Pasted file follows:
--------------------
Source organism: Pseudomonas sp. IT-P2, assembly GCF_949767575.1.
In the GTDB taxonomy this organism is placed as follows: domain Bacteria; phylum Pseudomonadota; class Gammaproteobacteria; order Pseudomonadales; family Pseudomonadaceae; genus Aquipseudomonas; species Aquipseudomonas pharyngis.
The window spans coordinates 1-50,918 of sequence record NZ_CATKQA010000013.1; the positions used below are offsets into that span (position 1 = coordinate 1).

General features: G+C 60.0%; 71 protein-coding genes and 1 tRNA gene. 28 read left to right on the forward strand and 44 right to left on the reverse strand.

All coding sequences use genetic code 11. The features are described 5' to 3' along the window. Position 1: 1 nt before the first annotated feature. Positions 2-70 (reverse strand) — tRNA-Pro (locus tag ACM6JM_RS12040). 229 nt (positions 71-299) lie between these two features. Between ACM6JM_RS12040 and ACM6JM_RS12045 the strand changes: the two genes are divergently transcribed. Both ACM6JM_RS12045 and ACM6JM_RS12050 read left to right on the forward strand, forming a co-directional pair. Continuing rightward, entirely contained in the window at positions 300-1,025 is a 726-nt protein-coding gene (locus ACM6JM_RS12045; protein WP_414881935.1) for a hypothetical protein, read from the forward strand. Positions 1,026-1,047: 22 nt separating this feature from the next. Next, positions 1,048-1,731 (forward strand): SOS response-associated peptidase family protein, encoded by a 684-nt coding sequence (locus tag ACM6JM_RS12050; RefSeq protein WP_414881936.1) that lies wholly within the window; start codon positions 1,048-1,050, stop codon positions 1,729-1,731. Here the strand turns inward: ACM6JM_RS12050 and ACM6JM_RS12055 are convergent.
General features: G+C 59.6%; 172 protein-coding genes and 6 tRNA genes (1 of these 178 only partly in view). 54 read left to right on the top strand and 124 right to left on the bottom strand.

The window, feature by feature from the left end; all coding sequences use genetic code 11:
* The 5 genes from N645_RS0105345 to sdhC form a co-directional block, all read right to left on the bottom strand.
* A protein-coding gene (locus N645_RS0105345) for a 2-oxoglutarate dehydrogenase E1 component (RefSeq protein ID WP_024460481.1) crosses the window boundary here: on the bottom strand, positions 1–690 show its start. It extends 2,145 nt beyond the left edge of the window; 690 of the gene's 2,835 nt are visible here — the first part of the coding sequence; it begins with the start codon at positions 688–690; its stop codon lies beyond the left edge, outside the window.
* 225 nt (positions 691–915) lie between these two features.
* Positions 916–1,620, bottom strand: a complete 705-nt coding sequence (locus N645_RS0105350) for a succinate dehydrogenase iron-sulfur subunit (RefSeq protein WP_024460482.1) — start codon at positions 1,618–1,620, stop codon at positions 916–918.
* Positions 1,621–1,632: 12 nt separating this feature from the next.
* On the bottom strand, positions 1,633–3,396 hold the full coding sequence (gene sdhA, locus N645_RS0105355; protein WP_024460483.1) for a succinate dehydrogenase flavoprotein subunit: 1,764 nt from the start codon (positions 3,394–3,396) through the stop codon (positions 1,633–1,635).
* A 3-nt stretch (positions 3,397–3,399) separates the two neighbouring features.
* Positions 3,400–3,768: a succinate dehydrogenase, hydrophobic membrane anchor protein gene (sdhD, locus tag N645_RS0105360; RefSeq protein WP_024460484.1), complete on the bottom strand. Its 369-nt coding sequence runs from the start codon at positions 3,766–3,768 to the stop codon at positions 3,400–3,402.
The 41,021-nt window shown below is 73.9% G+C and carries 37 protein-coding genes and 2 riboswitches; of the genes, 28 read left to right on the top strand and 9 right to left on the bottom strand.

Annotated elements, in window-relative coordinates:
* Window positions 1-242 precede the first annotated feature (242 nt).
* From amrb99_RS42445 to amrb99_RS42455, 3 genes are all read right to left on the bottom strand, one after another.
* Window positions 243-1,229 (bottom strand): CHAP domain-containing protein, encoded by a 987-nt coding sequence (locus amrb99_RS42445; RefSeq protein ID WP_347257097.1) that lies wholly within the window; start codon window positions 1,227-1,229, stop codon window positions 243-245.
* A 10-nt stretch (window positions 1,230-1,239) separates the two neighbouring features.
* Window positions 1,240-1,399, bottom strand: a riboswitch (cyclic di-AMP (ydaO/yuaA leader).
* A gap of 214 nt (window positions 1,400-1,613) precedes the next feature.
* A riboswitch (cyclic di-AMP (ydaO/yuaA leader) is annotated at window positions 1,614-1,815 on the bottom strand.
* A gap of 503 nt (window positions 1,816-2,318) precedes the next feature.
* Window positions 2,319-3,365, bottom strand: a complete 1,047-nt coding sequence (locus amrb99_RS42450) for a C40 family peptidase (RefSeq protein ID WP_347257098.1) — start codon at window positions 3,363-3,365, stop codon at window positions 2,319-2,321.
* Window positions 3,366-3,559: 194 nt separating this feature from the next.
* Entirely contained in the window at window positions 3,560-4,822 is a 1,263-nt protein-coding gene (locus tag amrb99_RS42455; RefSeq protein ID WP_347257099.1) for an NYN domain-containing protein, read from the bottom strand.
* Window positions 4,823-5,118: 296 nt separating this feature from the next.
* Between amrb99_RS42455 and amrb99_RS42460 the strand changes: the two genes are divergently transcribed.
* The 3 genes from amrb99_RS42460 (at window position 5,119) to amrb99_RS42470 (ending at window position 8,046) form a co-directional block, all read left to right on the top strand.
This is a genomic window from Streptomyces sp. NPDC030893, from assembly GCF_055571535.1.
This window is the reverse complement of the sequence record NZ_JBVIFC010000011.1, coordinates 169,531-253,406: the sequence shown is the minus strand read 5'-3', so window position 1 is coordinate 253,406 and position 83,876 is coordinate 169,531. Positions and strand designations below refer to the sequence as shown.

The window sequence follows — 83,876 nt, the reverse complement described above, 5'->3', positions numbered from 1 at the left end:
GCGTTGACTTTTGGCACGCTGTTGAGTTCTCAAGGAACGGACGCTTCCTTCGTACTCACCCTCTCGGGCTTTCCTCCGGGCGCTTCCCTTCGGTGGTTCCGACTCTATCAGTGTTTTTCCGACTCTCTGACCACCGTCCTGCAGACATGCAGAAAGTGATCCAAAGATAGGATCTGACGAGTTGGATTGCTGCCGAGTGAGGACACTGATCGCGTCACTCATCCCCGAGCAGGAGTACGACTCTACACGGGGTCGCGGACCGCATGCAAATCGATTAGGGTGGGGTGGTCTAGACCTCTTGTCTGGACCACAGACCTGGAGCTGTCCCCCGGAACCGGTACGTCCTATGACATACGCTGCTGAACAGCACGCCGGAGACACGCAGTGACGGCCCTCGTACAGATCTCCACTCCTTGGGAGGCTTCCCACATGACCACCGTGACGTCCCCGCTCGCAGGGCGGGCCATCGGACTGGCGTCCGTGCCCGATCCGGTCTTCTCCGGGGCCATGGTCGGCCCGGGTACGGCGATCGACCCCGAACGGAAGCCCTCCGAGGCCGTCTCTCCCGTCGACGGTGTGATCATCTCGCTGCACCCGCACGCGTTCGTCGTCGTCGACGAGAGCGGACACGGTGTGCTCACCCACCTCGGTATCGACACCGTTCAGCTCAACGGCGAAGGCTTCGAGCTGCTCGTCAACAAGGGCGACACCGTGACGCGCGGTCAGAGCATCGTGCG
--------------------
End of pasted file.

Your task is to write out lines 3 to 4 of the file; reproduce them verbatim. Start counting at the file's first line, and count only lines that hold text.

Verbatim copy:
The window spans coordinates 1-50,918 of sequence record NZ_CATKQA010000013.1; the positions used below are offsets into that span (position 1 = coordinate 1).

General features: G+C 60.0%; 71 protein-coding genes and 1 tRNA gene. 28 read left to right on the forward strand and 44 right to left on the reverse strand.